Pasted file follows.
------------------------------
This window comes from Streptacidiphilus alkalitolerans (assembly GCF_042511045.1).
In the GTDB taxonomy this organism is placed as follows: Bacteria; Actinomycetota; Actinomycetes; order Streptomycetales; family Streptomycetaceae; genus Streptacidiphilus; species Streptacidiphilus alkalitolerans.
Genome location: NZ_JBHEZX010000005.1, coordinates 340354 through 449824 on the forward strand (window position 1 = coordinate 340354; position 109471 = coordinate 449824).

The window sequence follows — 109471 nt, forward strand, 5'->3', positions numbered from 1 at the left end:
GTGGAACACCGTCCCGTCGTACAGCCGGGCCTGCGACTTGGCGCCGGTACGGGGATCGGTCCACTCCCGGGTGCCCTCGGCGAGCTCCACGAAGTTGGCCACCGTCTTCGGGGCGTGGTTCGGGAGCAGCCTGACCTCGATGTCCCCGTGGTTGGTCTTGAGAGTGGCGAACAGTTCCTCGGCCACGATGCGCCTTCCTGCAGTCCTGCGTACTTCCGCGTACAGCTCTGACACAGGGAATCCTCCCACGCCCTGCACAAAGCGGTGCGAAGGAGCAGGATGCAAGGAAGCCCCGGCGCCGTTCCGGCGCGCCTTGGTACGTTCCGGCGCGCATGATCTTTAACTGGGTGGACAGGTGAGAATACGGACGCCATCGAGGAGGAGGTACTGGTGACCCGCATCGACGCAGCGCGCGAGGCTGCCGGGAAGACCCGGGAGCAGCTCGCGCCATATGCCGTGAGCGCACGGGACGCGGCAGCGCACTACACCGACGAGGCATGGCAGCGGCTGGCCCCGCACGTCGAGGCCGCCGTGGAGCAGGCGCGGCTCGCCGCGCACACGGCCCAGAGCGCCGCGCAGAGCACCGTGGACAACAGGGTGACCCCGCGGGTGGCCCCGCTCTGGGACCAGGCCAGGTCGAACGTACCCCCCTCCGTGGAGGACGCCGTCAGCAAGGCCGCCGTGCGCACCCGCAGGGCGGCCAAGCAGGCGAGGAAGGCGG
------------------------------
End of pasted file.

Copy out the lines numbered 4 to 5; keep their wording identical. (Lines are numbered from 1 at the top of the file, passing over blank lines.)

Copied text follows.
The window sequence follows — 109471 nt, forward strand, 5'->3', positions numbered from 1 at the left end:
GTGGAACACCGTCCCGTCGTACAGCCGGGCCTGCGACTTGGCGCCGGTACGGGGATCGGTCCACTCCCGGGTGCCCTCGGCGAGCTCCACGAAGTTGGCCACCGTCTTCGGGGCGTGGTTCGGGAGCAGCCTGACCTCGATGTCCCCGTGGTTGGTCTTGAGAGTGGCGAACAGTTCCTCGGCCACGATGCGCCTTCCTGCAGTCCTGCGTACTTCCGCGTACAGCTCTGACACAGGGAATCCTCCCACGCCCTGCACAAAGCGGTGCGAAGGAGCAGGATGCAAGGAAGCCCCGGCGCCGTTCCGGCGCGCCTTGGTACGTTCCGGCGCGCATGATCTTTAACTGGGTGGACAGGTGAGAATACGGACGCCATCGAGGAGGAGGTACTGGTGACCCGCATCGACGCAGCGCGCGAGGCTGCCGGGAAGACCCGGGAGCAGCTCGCGCCATATGCCGTGAGCGCACGGGACGCGGCAGCGCACTACACCGACGAGGCATGGCAGCGGCTGGCCCCGCACGTCGAGGCCGCCGTGGAGCAGGCGCGGCTCGCCGCGCACACGGCCCAGAGCGCCGCGCAGAGCACCGTGGACAACAGGGTGACCCCGCGGGTGGCCCCGCTCTGGGACCAGGCCAGGTCGAACGTACCCCCCTCCGTGGAGGACGCCGTCAGCAAGGCCGCCGTGCGCACCCGCAGGGCGGCCAAGCAGGCGAGGAAGGCGG